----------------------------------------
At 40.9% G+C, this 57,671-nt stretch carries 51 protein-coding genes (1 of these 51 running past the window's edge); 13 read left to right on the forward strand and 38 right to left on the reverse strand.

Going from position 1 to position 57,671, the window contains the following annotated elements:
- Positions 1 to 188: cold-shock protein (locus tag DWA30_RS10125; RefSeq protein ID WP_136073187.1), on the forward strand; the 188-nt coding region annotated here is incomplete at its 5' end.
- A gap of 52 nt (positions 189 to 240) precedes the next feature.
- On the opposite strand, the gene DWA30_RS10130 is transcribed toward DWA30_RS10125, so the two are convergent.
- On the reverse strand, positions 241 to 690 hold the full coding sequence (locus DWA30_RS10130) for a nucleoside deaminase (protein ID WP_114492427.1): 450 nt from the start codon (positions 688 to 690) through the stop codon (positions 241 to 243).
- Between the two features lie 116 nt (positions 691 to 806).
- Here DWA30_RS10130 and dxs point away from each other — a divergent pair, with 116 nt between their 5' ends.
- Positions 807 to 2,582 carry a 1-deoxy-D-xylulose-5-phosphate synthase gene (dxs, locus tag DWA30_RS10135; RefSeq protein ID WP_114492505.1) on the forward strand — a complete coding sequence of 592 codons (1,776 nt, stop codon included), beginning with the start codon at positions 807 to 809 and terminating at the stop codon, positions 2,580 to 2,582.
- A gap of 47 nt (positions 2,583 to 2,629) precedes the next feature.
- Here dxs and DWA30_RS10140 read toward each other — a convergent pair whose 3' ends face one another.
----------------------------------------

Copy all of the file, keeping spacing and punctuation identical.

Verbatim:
At 40.9% G+C, this 57,671-nt stretch carries 51 protein-coding genes (1 of these 51 running past the window's edge); 13 read left to right on the forward strand and 38 right to left on the reverse strand.

Going from position 1 to position 57,671, the window contains the following annotated elements:
- Positions 1 to 188: cold-shock protein (locus tag DWA30_RS10125; RefSeq protein ID WP_136073187.1), on the forward strand; the 188-nt coding region annotated here is incomplete at its 5' end.
- A gap of 52 nt (positions 189 to 240) precedes the next feature.
- On the opposite strand, the gene DWA30_RS10130 is transcribed toward DWA30_RS10125, so the two are convergent.
- On the reverse strand, positions 241 to 690 hold the full coding sequence (locus DWA30_RS10130) for a nucleoside deaminase (protein ID WP_114492427.1): 450 nt from the start codon (positions 688 to 690) through the stop codon (positions 241 to 243).
- Between the two features lie 116 nt (positions 691 to 806).
- Here DWA30_RS10130 and dxs point away from each other — a divergent pair, with 116 nt between their 5' ends.
- Positions 807 to 2,582 carry a 1-deoxy-D-xylulose-5-phosphate synthase gene (dxs, locus tag DWA30_RS10135; RefSeq protein ID WP_114492505.1) on the forward strand — a complete coding sequence of 592 codons (1,776 nt, stop codon included), beginning with the start codon at positions 807 to 809 and terminating at the stop codon, positions 2,580 to 2,582.
- A gap of 47 nt (positions 2,583 to 2,629) precedes the next feature.
- Here dxs and DWA30_RS10140 read toward each other — a convergent pair whose 3' ends face one another.